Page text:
There are a number of good programs available to help make figures of chromatography runs (such as GraphPad Prism, which has a free trial for 30 days) but Excel is used throughout many curriculums and is standard practice at Gonzaga. The default chart in Excel is also supremely distracting to look at. The following commands were noted in the Mac excel interface, but adaptations to the PC can probably be found by choosing a search term carefully in the help menu ("adding secondary axis to a chart" for instance.)

To format a clear, readable chart in Excel (Mac interface):

  • choose the chart tab and make a marked scatterplot of appropriate data (do not include any lines unless they are calculated fit lines),
  • then choose chart layout (the chart must be selected) and the gridlines pulldown menu. Under the (primary) horizontal lines option, select no gridlines to clean up the background of the graph.
  • Many journals (and professors) will ask you to close the axes for looks and layout purposes (and to keep the figure from looking like data are flying off into space.) To do this, make sure the axes are at the edges of the figure. Then double click on the center of the chart to pull up the format plot area menu. Under line, select black. If you have multiple data series on the same graph (see below), you can also select "axis"> secondary horizontal axis > axis without labels to do the same thing.
  • If you have multiple data series on the same chart (the A280 trace and the gradient, for example), you must include both axes. To add a secondary axis to the right hand vertical axis of the chart, you need to already have the data plotted on the chart(you can add to an existing chart using the very top "chart" pulldown menu and "add data".) Highlight the data you want to plot on the secondary axis (click a data point, for instance,) then, in chart layout, on the far left side of the menu is "current selection" Click format selection. In the navigation plane, pull down the axis menu, and click secondary axis. The chart layout navigation plane then has options to add an axis title ("axis title" > "secondary vertical axis title") and/or change the axis labels ("axis" > "secondard vertical axis" > labels).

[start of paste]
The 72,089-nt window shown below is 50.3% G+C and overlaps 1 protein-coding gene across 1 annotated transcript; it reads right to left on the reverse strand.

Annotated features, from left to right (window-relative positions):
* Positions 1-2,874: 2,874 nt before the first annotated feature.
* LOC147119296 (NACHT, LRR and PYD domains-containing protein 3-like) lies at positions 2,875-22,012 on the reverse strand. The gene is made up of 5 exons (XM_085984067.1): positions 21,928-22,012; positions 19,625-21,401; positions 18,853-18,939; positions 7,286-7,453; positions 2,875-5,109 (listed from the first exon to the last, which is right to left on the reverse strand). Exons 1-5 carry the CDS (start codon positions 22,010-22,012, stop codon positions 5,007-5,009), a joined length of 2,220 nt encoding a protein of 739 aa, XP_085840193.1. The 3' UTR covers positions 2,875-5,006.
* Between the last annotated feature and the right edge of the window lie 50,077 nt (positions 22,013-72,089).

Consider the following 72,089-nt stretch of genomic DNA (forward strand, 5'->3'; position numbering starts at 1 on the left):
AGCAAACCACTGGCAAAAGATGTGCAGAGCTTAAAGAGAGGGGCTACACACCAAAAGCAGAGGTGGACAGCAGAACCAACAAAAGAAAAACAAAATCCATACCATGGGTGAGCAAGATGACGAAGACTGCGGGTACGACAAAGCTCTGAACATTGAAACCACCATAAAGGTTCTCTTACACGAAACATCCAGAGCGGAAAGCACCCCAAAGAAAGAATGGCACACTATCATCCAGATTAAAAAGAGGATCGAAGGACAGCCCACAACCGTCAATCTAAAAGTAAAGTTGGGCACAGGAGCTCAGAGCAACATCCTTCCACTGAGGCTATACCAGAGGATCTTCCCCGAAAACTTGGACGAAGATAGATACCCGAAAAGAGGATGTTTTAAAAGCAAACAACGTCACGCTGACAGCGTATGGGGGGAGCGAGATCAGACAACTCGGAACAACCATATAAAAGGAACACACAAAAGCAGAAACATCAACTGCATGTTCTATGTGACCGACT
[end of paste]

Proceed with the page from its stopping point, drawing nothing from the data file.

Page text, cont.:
removal of purification tags

Many proteins are conveniently expressed with purification tags, e.g., 6x His-tags, maltose binding protein, glutathione-S-transferase, etc. to simplify purification to homogeneity and/or to improve expression levels of soluble protein. These tags often must be removed before the protein of interest can be studied. One of the most common removal methods involves proteolytic cleavage of the purification tag utilizing a cloned protease (thrombin, TEV or similar) recognition site.

A typical protocol for thrombin cleavage of a tagged protein using a Novex Thrombin Cleavage Capture Kit follows:

  • In a 2.0 mL microcentrifuge tube add
    • ~2 mg tagged protein (up to 1600 uL)
    • 200 uL 10x thrombin cleavage buffer
    • water to a total volume of 1800 uL
  • Add 200 uL diluted biotinylated thrombin1 and mix gently by inversion
  • Incubate at room temperature for 2-24 hours2
  • Remove 2-5 uL for later SDS-PAGE analysis
  • Thoroughly resuspend streptavidin agarose slurry by inversion and pipet 32 uL into reaction mixture with a wide-bore pipet tip3
  • Incubate for 30 min at room temperature. Mix gently by inversion every few minutes to keep streptavidin agarose resuspended
  • Transfer no more than 350 uL at a time of the reaction mixture to the sample cup of a spin filter
  • Centrifuge at 500 xg for 30 s on a tabletop centrifuge. Remove filtrate with a transfer pipet to a clean 2.0 mL microcentrifuge tube
  • Repeat the previous two steps until all of the reaction mixture is processed, taking care to save the filtrate solution, which is your cleaved protein
  • Store protein at 4 ºC and purify protein as soon as practical using gel exclusion chromatography
  1. The exact dilution of thrombin should be determined by prior cleavage trials, and could vary from 1:20 to 1:400 dilution. To minimize non-specific cleavage, the greatest dilution of thrombin should be used that gives complete cleavage in the desired time interval.
  2. The exact incubation time should be determined by prior cleavage trials. Utilize the shortest cleavage time that results in complete cleavage using the desired thrombin dilution.
  3. In the absence of wide-bore pipet tips, cut off a portion of the end of a standard pipet tip to accommodate passage of streptavidin agarose particles